Every day, something new is the big problem. You have to be able to pivot. Once it starts, you don’t realize what the need is going to be. In the beginning, I didn't think I was going to get involved in this. We were just planning on delivering "corona kits," which were hydration, immune-building, sanitization, money and medical information for people who were too poor to get hand sanitizer gel or people who relied on sending their kids to school because they couldn't afford to pay for their lunches. But when everything began shutting down, hand sanitizer and that kind of thing became less of a priority. It's still important and we're still delivering those kits. But then I was able to figure out, more than a week ago before most people, that the masks were going to be a real problem. The masks, the gowns, the shields, all kinds of protective gear. So, I started to pivot and used my worldwide contacts to help on that front.

You've been working with politicians on the state level to help with relief efforts in places such as New York, Massachusetts and Arizona. How has that been helpful?

We've never worked with governments as closely as we are now. We're working neck and neck with Governor Andrew Cuomo's office in New York, we are working with the governors of Massachusetts [Charlie Baker] and Arizona [Doug Ducey]. We're working with several other states in similar capacities. We're also working directly with hospitals, so we are really coming together to work and solve the problem. It's really an interesting thing to see.

It seems like BStrong and these state governments have responded to this crisis with more urgency than the federal government and President Donald Trump, who hopes to lift virus-related restrictions by Easter. How do you think they've handled the situation and what is your message for Trump's administration during this time?

We don't blame, and we don't complain because we don't have the time. I think the federal government has so much going on right now with what they're dealing with — whether it's coming up with ventilators, coming up with a cause or coming up with a way to fix the economy now that the world has basically shut down. Maybe they don't know how to balance the fact that no one is leaving their home while making sure the economy is OK? I don’t know where their funding is going, I don't know how they're organized and I don't truly understand what FEMA [the Federal Emergency Management Agency] is focusing on in particular because they don't work with me. With us, we're not complaining or explaining. We just pick up the broom to help clean up the mess. State governments are writing me big checks right now to secure what they need — and in a timely fashion, so if the federal government wants to do that as well, that's great. But I just don't know how they work.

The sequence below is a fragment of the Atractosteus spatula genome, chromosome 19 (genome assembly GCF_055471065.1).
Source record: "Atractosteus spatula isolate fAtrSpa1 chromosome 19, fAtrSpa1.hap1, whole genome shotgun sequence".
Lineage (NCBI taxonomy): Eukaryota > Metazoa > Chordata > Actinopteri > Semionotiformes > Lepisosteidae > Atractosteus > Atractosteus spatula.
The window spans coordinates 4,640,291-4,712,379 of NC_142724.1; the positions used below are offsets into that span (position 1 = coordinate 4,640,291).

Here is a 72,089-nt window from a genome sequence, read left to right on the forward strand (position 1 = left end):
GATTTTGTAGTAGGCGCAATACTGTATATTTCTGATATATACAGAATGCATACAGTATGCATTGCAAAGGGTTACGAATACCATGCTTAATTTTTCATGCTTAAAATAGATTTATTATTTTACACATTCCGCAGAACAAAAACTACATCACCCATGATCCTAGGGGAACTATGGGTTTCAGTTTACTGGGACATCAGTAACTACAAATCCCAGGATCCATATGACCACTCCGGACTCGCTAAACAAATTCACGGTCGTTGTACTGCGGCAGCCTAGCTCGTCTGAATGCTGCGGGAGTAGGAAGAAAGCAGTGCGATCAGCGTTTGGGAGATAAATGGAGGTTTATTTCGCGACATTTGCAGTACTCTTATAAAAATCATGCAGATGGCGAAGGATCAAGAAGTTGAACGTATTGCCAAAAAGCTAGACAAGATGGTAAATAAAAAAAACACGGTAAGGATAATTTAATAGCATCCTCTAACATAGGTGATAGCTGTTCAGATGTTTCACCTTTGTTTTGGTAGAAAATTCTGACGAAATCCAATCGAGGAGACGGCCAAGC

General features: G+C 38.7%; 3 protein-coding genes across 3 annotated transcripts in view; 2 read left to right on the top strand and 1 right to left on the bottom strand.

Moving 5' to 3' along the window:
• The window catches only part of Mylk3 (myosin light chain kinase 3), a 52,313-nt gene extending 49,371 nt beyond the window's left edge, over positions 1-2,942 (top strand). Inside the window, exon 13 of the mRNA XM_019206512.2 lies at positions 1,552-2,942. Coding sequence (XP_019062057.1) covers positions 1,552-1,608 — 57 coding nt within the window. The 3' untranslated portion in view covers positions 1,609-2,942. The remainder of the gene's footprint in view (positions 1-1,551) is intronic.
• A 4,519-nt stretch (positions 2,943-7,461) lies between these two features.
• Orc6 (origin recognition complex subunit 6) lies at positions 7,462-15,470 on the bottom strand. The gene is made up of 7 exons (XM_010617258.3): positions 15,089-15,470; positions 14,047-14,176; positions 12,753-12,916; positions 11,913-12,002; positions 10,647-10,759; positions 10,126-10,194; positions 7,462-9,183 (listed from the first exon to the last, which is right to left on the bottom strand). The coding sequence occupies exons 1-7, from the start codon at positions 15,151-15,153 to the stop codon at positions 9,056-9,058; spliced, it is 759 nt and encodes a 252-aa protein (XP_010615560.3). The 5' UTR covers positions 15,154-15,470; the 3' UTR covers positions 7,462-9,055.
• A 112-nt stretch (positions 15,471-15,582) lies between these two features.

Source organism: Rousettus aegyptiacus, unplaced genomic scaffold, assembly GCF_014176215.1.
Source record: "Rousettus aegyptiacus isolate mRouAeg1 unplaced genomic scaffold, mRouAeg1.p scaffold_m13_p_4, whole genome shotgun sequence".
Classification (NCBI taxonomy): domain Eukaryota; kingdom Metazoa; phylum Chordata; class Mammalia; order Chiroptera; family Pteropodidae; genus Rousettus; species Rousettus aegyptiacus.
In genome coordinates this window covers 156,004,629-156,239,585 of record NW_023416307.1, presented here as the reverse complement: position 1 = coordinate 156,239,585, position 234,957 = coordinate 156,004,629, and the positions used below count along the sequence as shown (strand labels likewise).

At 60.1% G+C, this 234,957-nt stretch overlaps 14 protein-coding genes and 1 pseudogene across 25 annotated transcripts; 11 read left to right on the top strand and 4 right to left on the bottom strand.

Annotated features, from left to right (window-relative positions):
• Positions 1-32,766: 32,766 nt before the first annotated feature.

As a New Yorker, how has it been working with Gov. Cuomo?

Cuomo has been great. He's even said to some people, '"Go with Bethenny on this one because she's going to be able to get it done faster." So, they're not trying to hold it and run it up the flagpole for three days when people are dying. They're trying to get the problem solved. New York has been excellent to work with because they're communicative about what they need and what their No. 1 priority is. Right now, that’s protective gear for medical professionals. Massachusetts has also been outrageously cooperative. Here's the National Guard to pick it up, here's the money, here's the letter of intent — and boom! — let's transact. We're working really well with governments that just want me to get their problems solved and want to plug the hole.

Has your success in this space ever made you think about running for office one day?

Everybody says that I should run for politics and that I should run for mayor. I don't know much about politics. I just know how to get things done. If that's what politics is, then I guess I'd be a good politician. But if I have to wait five days to get a check cleared to order what I need to order, I can't work like that. I don't have the time. I just do what I need to do to solve the problem. Even for Puerto Rico, we were there before the government. We were in the Bahamas when the hurricane was still hitting, so I know a lot about relief work and disaster relief. I don't know a lot about the government. I'm learning a lot about state government. This is a college education in government and politics and problem-solving. I like working with people who want to get it done and get it done fast.